Total Protein : 7,1 mg/dl
    Albumin: 4,0 g/dl
    Globulin: 3,1 g/dl
    Alkaline phosphates: 73 mg/dl
    AST (GOT): 27 U/I
    ALT (GPT): 86 U/I
    GGT: 7 U/I
    Blood glucose: 102 mg/dl
    Creatinine: 1,07 mg/dl
    Azotaemia: 38 mg/dl

    The veterinarian told us that the alt value is not worrying and has set neutering for the next Tuesday. For the alt value he said that maybe after the surgery he will prescribe a supplement and after some time we can repeat the blood test. Do you think it is the best way to approach this? Does Metacam could affect the ALT result? Cause he took 4 days of Metacam a week before the test blood since he had backache. And he takes a supplement containing devil’s claw everyday to prevent these aches, could this affect it too? Thank you!!!

    • Absolutely Metacam, or any other NSAID can elevate ALT. If he can be off NSAIDs and steroids for a few weeks and the number comes down you’ll be happy! Meanwhile, I would recommend symptomatic treatment with a liver protectant. We use Denamarin by Nutramax (you can search for Denamarin and Nutramax on our site for more articles), but whatever your local doctor likes should be fine. Thanks for reading, Dr. Randolph.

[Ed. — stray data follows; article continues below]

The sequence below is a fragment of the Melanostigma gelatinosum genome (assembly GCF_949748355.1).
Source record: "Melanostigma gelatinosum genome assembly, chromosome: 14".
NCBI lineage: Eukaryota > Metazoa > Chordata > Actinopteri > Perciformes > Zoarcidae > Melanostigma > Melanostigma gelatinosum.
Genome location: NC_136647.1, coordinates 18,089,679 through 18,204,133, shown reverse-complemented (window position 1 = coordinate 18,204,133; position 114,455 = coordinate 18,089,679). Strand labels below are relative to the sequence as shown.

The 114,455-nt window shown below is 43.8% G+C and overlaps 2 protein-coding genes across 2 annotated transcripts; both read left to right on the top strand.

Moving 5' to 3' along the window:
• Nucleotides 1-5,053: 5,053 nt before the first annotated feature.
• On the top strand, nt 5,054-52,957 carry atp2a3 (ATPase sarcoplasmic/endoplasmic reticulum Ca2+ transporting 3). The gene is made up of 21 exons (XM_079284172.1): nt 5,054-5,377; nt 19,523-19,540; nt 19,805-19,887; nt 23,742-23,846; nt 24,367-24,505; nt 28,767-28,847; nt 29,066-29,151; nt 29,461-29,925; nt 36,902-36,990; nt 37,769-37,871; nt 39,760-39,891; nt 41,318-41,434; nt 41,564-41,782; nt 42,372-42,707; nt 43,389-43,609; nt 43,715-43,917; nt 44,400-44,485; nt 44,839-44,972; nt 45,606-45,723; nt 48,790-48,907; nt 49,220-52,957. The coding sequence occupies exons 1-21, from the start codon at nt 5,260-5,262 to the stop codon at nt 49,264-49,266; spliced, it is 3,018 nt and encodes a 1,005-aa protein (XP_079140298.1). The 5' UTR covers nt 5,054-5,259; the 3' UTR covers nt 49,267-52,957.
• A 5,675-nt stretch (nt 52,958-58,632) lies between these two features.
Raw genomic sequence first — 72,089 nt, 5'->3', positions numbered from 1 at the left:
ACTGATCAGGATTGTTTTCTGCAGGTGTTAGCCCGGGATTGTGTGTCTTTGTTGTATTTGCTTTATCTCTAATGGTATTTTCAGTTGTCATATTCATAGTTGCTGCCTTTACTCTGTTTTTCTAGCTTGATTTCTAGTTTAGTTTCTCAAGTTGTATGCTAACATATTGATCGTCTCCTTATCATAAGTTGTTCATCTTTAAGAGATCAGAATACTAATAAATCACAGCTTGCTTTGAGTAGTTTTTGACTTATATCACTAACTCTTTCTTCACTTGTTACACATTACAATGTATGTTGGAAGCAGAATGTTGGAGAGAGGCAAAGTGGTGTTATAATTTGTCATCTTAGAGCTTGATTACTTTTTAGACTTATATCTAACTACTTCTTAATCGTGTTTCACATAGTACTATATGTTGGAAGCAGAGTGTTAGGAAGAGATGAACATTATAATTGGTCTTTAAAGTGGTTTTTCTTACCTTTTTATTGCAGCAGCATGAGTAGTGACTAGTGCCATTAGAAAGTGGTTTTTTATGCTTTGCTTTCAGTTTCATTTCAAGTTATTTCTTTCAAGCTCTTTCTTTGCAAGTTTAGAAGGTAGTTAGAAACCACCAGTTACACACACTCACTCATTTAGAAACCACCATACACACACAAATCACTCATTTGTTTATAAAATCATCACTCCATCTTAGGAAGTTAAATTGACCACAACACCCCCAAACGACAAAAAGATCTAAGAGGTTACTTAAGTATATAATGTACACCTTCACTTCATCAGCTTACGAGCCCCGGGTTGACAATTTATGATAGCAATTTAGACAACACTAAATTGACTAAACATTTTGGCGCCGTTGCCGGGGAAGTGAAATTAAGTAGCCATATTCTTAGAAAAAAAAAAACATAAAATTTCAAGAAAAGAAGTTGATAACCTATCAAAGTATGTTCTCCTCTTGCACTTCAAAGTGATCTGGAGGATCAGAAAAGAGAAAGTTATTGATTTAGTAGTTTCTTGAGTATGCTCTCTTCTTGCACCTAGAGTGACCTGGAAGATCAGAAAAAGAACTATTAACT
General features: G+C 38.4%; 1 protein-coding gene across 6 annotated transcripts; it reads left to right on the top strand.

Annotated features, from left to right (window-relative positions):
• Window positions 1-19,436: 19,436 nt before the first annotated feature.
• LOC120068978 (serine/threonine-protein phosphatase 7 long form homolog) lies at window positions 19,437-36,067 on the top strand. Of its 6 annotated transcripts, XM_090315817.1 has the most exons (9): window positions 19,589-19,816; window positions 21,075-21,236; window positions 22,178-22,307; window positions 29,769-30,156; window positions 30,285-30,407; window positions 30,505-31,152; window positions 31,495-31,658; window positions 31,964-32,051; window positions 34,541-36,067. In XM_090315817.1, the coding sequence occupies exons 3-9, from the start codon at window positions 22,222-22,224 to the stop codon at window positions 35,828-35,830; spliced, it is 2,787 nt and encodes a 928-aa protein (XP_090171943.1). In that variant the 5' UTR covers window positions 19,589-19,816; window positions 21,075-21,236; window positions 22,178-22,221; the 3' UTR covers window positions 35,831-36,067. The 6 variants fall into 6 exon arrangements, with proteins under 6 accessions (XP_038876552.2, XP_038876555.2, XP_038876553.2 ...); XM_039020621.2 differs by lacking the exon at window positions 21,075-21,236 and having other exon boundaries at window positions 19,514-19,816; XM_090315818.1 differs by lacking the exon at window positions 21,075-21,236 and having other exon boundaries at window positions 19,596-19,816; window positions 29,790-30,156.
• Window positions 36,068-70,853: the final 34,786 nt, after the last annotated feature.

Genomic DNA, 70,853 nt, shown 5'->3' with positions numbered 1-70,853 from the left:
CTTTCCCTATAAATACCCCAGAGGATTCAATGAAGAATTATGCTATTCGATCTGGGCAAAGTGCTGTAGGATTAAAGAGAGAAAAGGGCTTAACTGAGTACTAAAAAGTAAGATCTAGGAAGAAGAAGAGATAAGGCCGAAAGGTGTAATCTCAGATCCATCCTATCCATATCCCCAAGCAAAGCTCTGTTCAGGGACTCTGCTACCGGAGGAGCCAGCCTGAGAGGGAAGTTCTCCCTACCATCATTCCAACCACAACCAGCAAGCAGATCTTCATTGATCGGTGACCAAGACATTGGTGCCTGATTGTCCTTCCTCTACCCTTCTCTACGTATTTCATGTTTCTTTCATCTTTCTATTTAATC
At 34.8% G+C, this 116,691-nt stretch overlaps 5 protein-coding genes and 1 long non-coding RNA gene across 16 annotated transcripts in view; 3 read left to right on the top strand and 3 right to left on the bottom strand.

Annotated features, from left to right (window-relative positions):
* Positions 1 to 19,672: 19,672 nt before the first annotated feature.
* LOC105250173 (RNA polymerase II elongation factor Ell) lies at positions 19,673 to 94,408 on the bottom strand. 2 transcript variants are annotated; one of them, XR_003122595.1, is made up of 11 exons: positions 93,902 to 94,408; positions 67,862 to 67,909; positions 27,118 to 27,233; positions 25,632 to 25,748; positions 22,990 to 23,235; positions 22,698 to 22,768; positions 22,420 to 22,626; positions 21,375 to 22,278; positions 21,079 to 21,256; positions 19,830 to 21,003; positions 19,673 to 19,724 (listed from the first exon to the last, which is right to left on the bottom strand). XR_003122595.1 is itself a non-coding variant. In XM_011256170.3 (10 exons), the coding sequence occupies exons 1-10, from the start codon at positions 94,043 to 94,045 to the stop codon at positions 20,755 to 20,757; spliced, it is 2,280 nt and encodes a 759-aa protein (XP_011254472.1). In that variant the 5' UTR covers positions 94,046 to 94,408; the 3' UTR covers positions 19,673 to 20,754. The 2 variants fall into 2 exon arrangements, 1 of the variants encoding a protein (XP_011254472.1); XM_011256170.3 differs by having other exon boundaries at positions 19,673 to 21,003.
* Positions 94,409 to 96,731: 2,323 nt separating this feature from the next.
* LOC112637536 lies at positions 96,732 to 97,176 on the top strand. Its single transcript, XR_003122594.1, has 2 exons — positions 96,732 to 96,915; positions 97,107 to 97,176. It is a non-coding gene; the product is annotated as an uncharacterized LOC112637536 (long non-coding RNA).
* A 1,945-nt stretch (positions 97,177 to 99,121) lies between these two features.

5. I’ve tried to leave another update twice yesterday but it’s not showing up so I’ll try 1 more time- if you are seeing it I apologize. Anyways I got Sammi’s results from the board certified Internist and CT scan – I was told it was the best case scenario with no liver shunts and all organs appearing normal so she is pretty confident in diagnosing hi with Microvascular displasia and saying he should live a normal lifespan and needs no treatment at this time other than a yearly urinalysis since his Rick of developing urinary stones is increased. I was told that there is no need to change his diet (especially since he is very fussy) and there’s no need to limit protein – she did say I could give him a hydrolyzed protein diet but it is necessary right now. I was quite happy after the phone call and email with all the info until I started doing research on this- everything I’m reading is saying to limit his protein to under 20% so I will contact the Internist with a few follow-up questions – I was told to be aware of any neurological symptoms-but that shouldn’t include seizures but that’s also not what I’m reading in my research…I am fairly relieved but still concerned because I’m being told he should live a normal lifespan BUT or unless he starts having other symptoms. . Any info you can give in my confusion would be appreciated but I will be contacting the Internist – I thank you so much for your prayers and all the time you take in helping all of us. Take care- Cathy & Sammi